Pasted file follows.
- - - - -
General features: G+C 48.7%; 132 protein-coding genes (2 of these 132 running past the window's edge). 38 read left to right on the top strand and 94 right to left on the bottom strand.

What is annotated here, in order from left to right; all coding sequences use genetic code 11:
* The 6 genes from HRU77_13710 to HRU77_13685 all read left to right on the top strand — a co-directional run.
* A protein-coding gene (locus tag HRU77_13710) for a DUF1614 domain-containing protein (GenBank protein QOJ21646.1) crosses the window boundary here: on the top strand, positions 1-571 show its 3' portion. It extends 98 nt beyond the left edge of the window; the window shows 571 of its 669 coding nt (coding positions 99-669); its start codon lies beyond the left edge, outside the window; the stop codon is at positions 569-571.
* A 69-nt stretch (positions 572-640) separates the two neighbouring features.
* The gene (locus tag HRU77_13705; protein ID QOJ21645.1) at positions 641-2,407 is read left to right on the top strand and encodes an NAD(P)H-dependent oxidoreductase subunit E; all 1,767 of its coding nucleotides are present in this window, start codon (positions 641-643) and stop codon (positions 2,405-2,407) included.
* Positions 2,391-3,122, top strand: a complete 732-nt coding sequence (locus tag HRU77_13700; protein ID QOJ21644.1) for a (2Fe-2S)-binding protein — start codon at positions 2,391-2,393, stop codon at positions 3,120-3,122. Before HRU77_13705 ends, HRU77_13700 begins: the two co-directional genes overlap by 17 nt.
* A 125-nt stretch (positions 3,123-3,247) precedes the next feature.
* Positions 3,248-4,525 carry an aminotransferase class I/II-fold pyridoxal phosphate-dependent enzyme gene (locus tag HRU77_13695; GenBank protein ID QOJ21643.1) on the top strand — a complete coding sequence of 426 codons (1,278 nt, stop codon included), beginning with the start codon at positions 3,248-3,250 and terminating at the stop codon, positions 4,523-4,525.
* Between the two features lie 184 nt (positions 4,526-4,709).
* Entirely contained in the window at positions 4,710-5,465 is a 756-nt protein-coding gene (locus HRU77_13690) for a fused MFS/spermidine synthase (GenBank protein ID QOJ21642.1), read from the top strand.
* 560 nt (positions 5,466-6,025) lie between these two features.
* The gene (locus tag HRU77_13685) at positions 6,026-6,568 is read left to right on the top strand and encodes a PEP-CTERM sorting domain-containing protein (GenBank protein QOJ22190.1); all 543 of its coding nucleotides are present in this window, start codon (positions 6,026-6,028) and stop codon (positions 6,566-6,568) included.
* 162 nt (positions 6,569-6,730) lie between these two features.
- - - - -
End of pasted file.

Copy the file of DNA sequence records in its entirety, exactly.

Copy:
General features: G+C 48.7%; 132 protein-coding genes (2 of these 132 running past the window's edge). 38 read left to right on the top strand and 94 right to left on the bottom strand.

What is annotated here, in order from left to right; all coding sequences use genetic code 11:
* The 6 genes from HRU77_13710 to HRU77_13685 all read left to right on the top strand — a co-directional run.
* A protein-coding gene (locus tag HRU77_13710) for a DUF1614 domain-containing protein (GenBank protein QOJ21646.1) crosses the window boundary here: on the top strand, positions 1-571 show its 3' portion. It extends 98 nt beyond the left edge of the window; the window shows 571 of its 669 coding nt (coding positions 99-669); its start codon lies beyond the left edge, outside the window; the stop codon is at positions 569-571.
* A 69-nt stretch (positions 572-640) separates the two neighbouring features.
* The gene (locus tag HRU77_13705; protein ID QOJ21645.1) at positions 641-2,407 is read left to right on the top strand and encodes an NAD(P)H-dependent oxidoreductase subunit E; all 1,767 of its coding nucleotides are present in this window, start codon (positions 641-643) and stop codon (positions 2,405-2,407) included.
* Positions 2,391-3,122, top strand: a complete 732-nt coding sequence (locus tag HRU77_13700; protein ID QOJ21644.1) for a (2Fe-2S)-binding protein — start codon at positions 2,391-2,393, stop codon at positions 3,120-3,122. Before HRU77_13705 ends, HRU77_13700 begins: the two co-directional genes overlap by 17 nt.
* A 125-nt stretch (positions 3,123-3,247) precedes the next feature.
* Positions 3,248-4,525 carry an aminotransferase class I/II-fold pyridoxal phosphate-dependent enzyme gene (locus tag HRU77_13695; GenBank protein ID QOJ21643.1) on the top strand — a complete coding sequence of 426 codons (1,278 nt, stop codon included), beginning with the start codon at positions 3,248-3,250 and terminating at the stop codon, positions 4,523-4,525.
* Between the two features lie 184 nt (positions 4,526-4,709).
* Entirely contained in the window at positions 4,710-5,465 is a 756-nt protein-coding gene (locus HRU77_13690) for a fused MFS/spermidine synthase (GenBank protein ID QOJ21642.1), read from the top strand.
* 560 nt (positions 5,466-6,025) lie between these two features.
* The gene (locus tag HRU77_13685) at positions 6,026-6,568 is read left to right on the top strand and encodes a PEP-CTERM sorting domain-containing protein (GenBank protein QOJ22190.1); all 543 of its coding nucleotides are present in this window, start codon (positions 6,026-6,028) and stop codon (positions 6,566-6,568) included.
* 162 nt (positions 6,569-6,730) lie between these two features.